Early settlers from the Palatinate area of Germany began settling on the north side of the Mohawk River in 1723. The original population of Mohawk Indians was mostly driven out of the area during the American Revolution. At the construction of the bridge in 1798 spanning the Mohawk River the community received its combined name of Palatine Bridge. Incorporation as a village occurred in 1867.
The small settlement on the south side of the river was known as “Roof’s Village”. After the Revolution, this settlement was renamed Canajoharie (its original Iroquois name) which referred to a geological feature in the Canajoharie Creek. The meaning of the name is “the pot that washes itself.” By 1829 the village was incorporated and thrived as a market town on the Erie Canal.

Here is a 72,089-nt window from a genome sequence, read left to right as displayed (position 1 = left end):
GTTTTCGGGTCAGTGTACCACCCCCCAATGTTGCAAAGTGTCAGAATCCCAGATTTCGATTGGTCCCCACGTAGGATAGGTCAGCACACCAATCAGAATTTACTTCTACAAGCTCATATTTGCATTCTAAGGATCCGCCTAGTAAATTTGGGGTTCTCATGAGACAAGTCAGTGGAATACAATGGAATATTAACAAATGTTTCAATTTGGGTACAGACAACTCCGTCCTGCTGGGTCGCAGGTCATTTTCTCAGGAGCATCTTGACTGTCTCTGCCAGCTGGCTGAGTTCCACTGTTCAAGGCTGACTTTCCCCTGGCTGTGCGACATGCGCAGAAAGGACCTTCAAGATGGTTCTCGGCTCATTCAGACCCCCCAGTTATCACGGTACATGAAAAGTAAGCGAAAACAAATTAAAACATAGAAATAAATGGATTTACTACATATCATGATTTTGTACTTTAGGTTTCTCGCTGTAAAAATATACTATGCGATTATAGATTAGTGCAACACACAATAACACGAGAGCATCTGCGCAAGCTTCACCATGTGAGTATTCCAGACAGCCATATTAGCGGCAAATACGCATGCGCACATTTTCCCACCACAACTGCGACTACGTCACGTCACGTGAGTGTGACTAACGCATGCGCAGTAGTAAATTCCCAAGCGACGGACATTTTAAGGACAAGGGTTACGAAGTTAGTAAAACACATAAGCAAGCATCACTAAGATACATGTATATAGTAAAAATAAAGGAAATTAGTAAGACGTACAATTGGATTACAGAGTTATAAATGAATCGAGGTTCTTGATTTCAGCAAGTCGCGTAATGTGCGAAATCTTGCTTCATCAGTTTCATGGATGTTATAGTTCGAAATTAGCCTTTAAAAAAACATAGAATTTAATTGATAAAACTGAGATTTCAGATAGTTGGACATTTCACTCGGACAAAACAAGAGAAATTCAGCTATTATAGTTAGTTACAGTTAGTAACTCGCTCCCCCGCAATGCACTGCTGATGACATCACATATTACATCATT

In 1882 with the extension of the railroad through the Village, manufacturing and limestone quarrying was stimulated; there is still manufacturing here today although on a greatly reduced scale.
In recent years, these communities have welcomed many Amish families and a return of traditional Mohawk people to their ancestral lands. Beech-Nut, the baby food producer, was founded in Canajoharie in 1891 and served as the largest employer in the town for over a century.
With a combined 2000 census of fewer than 4000 people, there is a small town quality of life that results in participation in local activities and a working together to make our villages a better place to raise and educate children. We invite you to visit at any season. Take time to listen to the sounds, study the local history, view our world class collection of American art at the Arkell Museum, enjoy a picnic by the river or take a walk in Wintergreen Park.
For more information on the history of the area go here: http://www.newyorkheritage.org/index.php for hundreds of digital collections from libraries, museums, and archives all over New York State; and here: http://montgomery.nygenweb.net/canajoharie.html, a volunteer run website giving historical information about communities throughout NY State.